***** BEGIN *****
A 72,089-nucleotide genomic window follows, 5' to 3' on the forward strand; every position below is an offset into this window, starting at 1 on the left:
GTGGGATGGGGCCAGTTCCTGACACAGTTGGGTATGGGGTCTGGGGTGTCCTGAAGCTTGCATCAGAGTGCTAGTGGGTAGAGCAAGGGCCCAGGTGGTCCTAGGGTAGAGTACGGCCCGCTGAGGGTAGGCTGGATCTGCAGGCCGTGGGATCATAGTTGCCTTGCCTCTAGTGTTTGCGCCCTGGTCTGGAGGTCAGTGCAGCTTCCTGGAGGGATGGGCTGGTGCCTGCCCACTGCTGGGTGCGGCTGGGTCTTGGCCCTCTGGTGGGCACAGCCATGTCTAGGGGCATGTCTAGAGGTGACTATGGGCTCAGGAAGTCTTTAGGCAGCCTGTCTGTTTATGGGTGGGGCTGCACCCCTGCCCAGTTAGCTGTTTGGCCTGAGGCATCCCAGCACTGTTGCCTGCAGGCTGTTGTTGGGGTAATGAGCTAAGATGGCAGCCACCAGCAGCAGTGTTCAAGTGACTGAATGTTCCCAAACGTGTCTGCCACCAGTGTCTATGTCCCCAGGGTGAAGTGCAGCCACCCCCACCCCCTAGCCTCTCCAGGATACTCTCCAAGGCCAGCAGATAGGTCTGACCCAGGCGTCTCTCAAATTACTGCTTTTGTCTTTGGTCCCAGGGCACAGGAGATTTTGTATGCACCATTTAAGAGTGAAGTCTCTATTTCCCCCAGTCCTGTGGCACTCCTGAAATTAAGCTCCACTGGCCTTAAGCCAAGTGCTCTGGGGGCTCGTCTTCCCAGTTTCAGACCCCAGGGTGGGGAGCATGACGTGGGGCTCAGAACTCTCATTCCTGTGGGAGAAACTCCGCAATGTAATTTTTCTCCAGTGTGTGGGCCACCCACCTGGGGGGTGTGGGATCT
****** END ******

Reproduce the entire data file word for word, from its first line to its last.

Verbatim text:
A 72,089-nucleotide genomic window follows, 5' to 3' on the forward strand; every position below is an offset into this window, starting at 1 on the left:
GTGGGATGGGGCCAGTTCCTGACACAGTTGGGTATGGGGTCTGGGGTGTCCTGAAGCTTGCATCAGAGTGCTAGTGGGTAGAGCAAGGGCCCAGGTGGTCCTAGGGTAGAGTACGGCCCGCTGAGGGTAGGCTGGATCTGCAGGCCGTGGGATCATAGTTGCCTTGCCTCTAGTGTTTGCGCCCTGGTCTGGAGGTCAGTGCAGCTTCCTGGAGGGATGGGCTGGTGCCTGCCCACTGCTGGGTGCGGCTGGGTCTTGGCCCTCTGGTGGGCACAGCCATGTCTAGGGGCATGTCTAGAGGTGACTATGGGCTCAGGAAGTCTTTAGGCAGCCTGTCTGTTTATGGGTGGGGCTGCACCCCTGCCCAGTTAGCTGTTTGGCCTGAGGCATCCCAGCACTGTTGCCTGCAGGCTGTTGTTGGGGTAATGAGCTAAGATGGCAGCCACCAGCAGCAGTGTTCAAGTGACTGAATGTTCCCAAACGTGTCTGCCACCAGTGTCTATGTCCCCAGGGTGAAGTGCAGCCACCCCCACCCCCTAGCCTCTCCAGGATACTCTCCAAGGCCAGCAGATAGGTCTGACCCAGGCGTCTCTCAAATTACTGCTTTTGTCTTTGGTCCCAGGGCACAGGAGATTTTGTATGCACCATTTAAGAGTGAAGTCTCTATTTCCCCCAGTCCTGTGGCACTCCTGAAATTAAGCTCCACTGGCCTTAAGCCAAGTGCTCTGGGGGCTCGTCTTCCCAGTTTCAGACCCCAGGGTGGGGAGCATGACGTGGGGCTCAGAACTCTCATTCCTGTGGGAGAAACTCCGCAATGTAATTTTTCTCCAGTGTGTGGGCCACCCACCTGGGGGGTGTGGGATCT